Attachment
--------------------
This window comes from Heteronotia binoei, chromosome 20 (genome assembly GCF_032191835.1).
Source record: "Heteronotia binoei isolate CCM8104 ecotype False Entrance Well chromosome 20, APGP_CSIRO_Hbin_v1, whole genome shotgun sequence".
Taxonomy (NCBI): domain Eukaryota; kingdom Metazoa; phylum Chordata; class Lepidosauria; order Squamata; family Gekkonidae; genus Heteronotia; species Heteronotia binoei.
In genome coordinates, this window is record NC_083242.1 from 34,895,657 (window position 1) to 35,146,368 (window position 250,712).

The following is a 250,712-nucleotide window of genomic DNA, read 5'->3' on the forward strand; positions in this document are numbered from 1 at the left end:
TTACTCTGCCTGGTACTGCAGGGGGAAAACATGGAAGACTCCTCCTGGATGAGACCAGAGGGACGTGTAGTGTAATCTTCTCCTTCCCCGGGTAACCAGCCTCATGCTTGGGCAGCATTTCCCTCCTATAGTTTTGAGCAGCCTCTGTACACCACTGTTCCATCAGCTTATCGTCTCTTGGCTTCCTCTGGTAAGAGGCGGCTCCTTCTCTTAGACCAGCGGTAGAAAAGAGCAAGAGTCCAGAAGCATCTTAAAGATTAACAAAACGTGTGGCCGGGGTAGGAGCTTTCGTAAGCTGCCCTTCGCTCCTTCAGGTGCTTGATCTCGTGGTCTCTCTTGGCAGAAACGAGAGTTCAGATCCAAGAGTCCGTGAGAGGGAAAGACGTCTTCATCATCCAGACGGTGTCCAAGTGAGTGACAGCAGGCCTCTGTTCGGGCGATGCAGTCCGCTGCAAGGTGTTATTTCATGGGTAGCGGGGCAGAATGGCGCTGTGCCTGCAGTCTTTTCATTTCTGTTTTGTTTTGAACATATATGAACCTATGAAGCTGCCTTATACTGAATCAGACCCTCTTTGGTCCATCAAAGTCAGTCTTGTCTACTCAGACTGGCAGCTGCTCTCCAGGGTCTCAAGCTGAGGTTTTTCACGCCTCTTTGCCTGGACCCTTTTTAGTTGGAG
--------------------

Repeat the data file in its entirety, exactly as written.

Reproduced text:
This window comes from Heteronotia binoei, chromosome 20 (genome assembly GCF_032191835.1).
Source record: "Heteronotia binoei isolate CCM8104 ecotype False Entrance Well chromosome 20, APGP_CSIRO_Hbin_v1, whole genome shotgun sequence".
Taxonomy (NCBI): domain Eukaryota; kingdom Metazoa; phylum Chordata; class Lepidosauria; order Squamata; family Gekkonidae; genus Heteronotia; species Heteronotia binoei.
In genome coordinates, this window is record NC_083242.1 from 34,895,657 (window position 1) to 35,146,368 (window position 250,712).

The following is a 250,712-nucleotide window of genomic DNA, read 5'->3' on the forward strand; positions in this document are numbered from 1 at the left end:
TTACTCTGCCTGGTACTGCAGGGGGAAAACATGGAAGACTCCTCCTGGATGAGACCAGAGGGACGTGTAGTGTAATCTTCTCCTTCCCCGGGTAACCAGCCTCATGCTTGGGCAGCATTTCCCTCCTATAGTTTTGAGCAGCCTCTGTACACCACTGTTCCATCAGCTTATCGTCTCTTGGCTTCCTCTGGTAAGAGGCGGCTCCTTCTCTTAGACCAGCGGTAGAAAAGAGCAAGAGTCCAGAAGCATCTTAAAGATTAACAAAACGTGTGGCCGGGGTAGGAGCTTTCGTAAGCTGCCCTTCGCTCCTTCAGGTGCTTGATCTCGTGGTCTCTCTTGGCAGAAACGAGAGTTCAGATCCAAGAGTCCGTGAGAGGGAAAGACGTCTTCATCATCCAGACGGTGTCCAAGTGAGTGACAGCAGGCCTCTGTTCGGGCGATGCAGTCCGCTGCAAGGTGTTATTTCATGGGTAGCGGGGCAGAATGGCGCTGTGCCTGCAGTCTTTTCATTTCTGTTTTGTTTTGAACATATATGAACCTATGAAGCTGCCTTATACTGAATCAGACCCTCTTTGGTCCATCAAAGTCAGTCTTGTCTACTCAGACTGGCAGCTGCTCTCCAGGGTCTCAAGCTGAGGTTTTTCACGCCTCTTTGCCTGGACCCTTTTTAGTTGGAG